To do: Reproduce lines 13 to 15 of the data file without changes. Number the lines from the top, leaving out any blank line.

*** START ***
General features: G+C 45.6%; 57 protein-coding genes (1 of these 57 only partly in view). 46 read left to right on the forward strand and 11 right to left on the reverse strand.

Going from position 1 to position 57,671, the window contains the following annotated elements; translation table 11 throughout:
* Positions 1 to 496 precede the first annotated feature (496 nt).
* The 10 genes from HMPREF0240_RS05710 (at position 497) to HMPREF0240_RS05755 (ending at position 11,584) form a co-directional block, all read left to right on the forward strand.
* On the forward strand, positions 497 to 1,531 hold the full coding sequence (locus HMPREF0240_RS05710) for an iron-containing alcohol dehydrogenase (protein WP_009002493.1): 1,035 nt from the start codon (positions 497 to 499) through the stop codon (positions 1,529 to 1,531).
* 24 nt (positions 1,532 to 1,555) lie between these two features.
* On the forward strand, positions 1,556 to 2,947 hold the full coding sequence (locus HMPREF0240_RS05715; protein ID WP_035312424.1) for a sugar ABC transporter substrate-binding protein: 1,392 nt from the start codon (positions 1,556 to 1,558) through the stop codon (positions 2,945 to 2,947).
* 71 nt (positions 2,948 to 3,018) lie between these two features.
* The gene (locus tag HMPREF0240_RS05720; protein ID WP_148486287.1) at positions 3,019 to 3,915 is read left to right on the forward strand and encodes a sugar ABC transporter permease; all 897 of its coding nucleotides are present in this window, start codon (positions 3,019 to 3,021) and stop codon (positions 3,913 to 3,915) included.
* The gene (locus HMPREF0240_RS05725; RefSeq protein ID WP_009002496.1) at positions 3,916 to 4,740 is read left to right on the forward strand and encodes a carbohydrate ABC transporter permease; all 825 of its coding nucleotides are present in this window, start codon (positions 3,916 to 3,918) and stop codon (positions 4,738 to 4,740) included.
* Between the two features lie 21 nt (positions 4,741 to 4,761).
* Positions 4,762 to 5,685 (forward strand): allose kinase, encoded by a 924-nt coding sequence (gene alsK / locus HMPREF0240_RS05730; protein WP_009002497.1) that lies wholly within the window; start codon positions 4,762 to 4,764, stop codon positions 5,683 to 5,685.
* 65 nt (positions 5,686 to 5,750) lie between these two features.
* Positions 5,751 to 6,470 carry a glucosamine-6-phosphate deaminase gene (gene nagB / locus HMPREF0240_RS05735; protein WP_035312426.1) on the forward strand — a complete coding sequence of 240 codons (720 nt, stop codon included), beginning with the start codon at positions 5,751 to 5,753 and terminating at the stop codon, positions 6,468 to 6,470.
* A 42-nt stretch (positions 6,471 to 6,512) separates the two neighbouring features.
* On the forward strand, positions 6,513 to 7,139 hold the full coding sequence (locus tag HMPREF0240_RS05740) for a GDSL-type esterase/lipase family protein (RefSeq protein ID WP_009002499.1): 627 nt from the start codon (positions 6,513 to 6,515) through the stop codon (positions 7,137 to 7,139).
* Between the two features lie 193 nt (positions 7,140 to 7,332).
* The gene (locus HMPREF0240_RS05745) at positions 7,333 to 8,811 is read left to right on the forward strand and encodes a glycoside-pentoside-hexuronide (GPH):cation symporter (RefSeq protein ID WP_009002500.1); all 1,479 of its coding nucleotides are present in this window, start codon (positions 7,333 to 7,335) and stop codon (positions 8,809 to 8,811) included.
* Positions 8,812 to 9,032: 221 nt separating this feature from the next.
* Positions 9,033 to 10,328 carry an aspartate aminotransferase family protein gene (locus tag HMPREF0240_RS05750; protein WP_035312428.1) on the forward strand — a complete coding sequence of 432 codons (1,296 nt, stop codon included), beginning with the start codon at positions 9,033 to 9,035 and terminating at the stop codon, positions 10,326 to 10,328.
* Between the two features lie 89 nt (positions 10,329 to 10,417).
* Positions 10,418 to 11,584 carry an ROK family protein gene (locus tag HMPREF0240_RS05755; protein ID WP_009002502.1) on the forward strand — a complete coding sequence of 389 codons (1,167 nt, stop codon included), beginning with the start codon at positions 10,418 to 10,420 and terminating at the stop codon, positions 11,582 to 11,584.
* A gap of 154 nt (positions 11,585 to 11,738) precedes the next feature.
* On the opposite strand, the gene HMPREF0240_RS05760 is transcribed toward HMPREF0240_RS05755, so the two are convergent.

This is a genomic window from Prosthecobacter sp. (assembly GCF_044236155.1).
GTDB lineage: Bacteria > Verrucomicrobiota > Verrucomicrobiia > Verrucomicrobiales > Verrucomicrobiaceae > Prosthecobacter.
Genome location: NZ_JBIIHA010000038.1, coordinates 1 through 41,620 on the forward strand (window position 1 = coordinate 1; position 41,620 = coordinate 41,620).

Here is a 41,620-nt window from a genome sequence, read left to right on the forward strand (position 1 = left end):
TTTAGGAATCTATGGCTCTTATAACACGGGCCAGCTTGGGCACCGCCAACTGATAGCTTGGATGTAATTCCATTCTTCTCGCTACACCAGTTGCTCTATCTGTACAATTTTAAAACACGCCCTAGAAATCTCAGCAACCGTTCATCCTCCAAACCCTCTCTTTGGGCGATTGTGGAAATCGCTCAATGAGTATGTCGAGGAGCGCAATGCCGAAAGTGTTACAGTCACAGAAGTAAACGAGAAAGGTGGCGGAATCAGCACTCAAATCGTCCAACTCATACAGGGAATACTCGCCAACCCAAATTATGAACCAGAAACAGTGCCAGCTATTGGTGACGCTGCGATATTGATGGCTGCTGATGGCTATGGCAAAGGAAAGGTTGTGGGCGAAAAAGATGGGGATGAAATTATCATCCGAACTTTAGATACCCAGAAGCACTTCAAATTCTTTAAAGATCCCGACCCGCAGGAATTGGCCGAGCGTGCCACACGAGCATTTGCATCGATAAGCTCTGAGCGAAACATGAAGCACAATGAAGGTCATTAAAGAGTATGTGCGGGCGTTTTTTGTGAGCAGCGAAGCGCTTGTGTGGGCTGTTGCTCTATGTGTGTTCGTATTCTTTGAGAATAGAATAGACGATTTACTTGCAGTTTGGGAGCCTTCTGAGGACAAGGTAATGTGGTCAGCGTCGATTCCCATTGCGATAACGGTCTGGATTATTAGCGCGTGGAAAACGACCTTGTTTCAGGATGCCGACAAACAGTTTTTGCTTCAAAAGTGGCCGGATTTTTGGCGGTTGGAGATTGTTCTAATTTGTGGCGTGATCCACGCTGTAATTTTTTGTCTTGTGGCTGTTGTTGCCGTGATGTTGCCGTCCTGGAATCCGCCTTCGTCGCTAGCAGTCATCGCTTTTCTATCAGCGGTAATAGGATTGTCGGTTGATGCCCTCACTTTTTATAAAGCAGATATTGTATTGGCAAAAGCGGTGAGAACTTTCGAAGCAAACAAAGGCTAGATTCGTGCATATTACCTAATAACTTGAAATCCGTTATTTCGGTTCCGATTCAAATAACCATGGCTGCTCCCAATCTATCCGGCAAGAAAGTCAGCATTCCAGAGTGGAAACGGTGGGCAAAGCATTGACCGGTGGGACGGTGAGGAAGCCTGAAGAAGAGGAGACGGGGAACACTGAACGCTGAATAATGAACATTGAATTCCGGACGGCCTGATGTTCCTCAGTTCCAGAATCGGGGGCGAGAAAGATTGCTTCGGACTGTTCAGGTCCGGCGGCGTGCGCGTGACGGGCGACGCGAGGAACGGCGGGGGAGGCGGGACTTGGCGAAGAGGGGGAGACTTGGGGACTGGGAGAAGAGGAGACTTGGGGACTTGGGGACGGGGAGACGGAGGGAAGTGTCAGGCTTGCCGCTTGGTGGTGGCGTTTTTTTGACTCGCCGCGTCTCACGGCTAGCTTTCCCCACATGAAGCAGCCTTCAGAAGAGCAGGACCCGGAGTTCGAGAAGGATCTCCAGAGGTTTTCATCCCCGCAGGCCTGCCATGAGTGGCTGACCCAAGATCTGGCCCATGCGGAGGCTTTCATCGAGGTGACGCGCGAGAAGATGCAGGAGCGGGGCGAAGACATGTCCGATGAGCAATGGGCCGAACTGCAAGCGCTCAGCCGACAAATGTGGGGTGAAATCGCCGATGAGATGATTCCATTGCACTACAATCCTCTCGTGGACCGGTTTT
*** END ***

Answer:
* 65 nt (positions 5,686 to 5,750) lie between these two features.
* Positions 5,751 to 6,470 carry a glucosamine-6-phosphate deaminase gene (gene nagB / locus HMPREF0240_RS05735; protein WP_035312426.1) on the forward strand — a complete coding sequence of 240 codons (720 nt, stop codon included), beginning with the start codon at positions 5,751 to 5,753 and terminating at the stop codon, positions 6,468 to 6,470.
* A 42-nt stretch (positions 6,471 to 6,512) separates the two neighbouring features.